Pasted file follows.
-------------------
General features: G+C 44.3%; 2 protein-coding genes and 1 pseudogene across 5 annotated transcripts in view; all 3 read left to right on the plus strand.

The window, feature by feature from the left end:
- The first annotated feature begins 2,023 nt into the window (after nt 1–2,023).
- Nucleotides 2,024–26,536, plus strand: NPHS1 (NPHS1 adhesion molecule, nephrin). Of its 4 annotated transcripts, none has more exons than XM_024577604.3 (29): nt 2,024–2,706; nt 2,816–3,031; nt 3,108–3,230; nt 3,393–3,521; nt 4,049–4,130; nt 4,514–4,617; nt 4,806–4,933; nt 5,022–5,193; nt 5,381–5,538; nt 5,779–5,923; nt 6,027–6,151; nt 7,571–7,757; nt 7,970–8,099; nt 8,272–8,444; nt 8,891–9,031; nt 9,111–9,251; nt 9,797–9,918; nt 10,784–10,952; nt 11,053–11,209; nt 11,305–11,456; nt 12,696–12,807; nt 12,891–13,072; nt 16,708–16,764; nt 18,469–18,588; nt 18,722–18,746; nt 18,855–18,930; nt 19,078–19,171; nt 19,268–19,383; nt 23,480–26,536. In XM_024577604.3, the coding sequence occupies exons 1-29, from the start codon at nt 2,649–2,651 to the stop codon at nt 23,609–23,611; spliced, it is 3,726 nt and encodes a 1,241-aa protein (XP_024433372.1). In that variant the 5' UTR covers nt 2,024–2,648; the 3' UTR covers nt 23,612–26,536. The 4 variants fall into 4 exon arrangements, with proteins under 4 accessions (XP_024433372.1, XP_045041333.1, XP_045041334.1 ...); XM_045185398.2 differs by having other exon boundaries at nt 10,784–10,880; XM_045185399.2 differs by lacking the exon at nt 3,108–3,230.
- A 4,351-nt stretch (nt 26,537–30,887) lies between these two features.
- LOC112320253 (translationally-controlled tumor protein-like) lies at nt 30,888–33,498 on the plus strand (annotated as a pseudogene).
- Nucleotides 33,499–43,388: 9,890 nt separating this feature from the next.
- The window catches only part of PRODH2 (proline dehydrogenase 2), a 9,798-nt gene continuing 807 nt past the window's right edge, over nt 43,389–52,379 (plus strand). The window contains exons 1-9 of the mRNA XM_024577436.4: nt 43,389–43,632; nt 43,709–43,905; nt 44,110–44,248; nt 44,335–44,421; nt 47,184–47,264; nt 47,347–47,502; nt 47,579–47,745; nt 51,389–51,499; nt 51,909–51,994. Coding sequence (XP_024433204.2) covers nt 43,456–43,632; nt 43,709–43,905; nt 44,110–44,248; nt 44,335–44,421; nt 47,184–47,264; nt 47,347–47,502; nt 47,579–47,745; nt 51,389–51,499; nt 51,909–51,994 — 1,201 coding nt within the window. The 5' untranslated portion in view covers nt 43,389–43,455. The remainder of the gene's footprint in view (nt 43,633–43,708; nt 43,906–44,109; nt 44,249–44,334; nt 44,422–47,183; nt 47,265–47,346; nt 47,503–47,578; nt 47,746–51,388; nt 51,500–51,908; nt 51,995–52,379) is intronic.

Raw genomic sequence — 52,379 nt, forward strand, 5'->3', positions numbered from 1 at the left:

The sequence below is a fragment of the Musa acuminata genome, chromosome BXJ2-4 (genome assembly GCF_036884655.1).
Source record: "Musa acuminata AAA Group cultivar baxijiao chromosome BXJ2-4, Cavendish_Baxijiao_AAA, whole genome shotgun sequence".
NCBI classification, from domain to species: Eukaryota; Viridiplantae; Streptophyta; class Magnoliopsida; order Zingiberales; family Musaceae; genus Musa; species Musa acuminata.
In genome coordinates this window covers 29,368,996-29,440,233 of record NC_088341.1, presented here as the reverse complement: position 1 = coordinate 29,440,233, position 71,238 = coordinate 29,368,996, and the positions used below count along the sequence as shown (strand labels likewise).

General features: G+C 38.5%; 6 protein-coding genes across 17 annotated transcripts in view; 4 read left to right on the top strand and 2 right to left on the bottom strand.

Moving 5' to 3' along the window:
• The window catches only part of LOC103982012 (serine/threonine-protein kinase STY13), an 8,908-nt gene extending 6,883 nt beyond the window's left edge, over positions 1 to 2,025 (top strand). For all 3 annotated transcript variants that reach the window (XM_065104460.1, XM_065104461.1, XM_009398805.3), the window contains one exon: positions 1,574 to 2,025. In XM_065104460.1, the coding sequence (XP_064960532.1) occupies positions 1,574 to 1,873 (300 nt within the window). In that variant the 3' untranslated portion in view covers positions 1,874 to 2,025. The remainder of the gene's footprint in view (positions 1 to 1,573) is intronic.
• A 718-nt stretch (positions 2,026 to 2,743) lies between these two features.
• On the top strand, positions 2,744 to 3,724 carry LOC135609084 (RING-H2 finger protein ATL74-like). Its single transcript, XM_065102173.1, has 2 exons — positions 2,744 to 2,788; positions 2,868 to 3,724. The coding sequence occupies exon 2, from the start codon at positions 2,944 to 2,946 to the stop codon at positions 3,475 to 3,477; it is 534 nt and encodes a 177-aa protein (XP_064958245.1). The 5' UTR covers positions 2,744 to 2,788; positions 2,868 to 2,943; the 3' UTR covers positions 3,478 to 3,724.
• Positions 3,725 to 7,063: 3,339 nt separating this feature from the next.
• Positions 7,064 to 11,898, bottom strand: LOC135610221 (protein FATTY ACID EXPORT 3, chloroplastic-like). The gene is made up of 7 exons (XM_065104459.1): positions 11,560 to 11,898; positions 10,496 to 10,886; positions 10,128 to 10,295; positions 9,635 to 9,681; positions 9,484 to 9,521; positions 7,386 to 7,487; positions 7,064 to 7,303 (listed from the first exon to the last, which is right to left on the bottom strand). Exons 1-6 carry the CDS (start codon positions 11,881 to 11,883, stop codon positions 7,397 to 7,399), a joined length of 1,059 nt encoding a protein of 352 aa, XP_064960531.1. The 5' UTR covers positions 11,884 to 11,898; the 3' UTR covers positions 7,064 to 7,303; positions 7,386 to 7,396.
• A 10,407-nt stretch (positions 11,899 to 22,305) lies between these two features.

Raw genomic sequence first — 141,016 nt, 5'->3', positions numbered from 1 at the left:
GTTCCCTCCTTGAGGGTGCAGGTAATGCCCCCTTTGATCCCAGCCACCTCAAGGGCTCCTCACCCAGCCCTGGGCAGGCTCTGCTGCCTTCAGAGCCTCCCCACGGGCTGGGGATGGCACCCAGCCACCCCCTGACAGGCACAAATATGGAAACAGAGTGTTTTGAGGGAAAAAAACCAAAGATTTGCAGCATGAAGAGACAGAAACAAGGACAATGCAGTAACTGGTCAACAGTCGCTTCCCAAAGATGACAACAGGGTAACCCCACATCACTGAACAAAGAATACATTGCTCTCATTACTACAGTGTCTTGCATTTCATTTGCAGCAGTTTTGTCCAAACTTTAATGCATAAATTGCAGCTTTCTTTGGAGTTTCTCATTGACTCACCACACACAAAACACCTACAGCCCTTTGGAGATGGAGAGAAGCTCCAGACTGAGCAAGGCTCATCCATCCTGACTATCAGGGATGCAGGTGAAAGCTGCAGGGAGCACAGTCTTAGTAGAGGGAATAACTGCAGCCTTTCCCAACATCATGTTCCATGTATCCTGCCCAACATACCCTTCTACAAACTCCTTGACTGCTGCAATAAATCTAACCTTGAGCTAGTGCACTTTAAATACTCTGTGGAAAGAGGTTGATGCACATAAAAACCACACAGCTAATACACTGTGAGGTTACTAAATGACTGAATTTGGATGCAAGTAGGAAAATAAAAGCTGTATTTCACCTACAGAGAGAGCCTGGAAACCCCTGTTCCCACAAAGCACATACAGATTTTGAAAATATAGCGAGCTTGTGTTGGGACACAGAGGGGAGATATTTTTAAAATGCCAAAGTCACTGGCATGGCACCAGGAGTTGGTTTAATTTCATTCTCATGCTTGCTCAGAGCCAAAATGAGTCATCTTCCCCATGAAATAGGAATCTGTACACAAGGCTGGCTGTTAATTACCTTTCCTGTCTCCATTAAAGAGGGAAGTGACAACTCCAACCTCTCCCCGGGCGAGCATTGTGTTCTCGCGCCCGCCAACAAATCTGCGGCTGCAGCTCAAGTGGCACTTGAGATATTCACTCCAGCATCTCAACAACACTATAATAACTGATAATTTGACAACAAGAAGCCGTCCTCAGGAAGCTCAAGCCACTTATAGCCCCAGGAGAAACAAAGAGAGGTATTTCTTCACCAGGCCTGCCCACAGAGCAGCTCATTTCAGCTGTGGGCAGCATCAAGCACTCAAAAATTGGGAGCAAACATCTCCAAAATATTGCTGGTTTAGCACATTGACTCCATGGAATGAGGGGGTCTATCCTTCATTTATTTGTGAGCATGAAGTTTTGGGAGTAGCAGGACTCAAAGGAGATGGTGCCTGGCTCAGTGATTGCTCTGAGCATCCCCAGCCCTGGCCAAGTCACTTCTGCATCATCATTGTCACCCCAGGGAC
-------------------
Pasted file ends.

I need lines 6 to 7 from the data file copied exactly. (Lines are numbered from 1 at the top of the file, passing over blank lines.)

- LOC112320253 (translationally-controlled tumor protein-like) lies at nt 30,888–33,498 on the plus strand (annotated as a pseudogene).
- Nucleotides 33,499–43,388: 9,890 nt separating this feature from the next.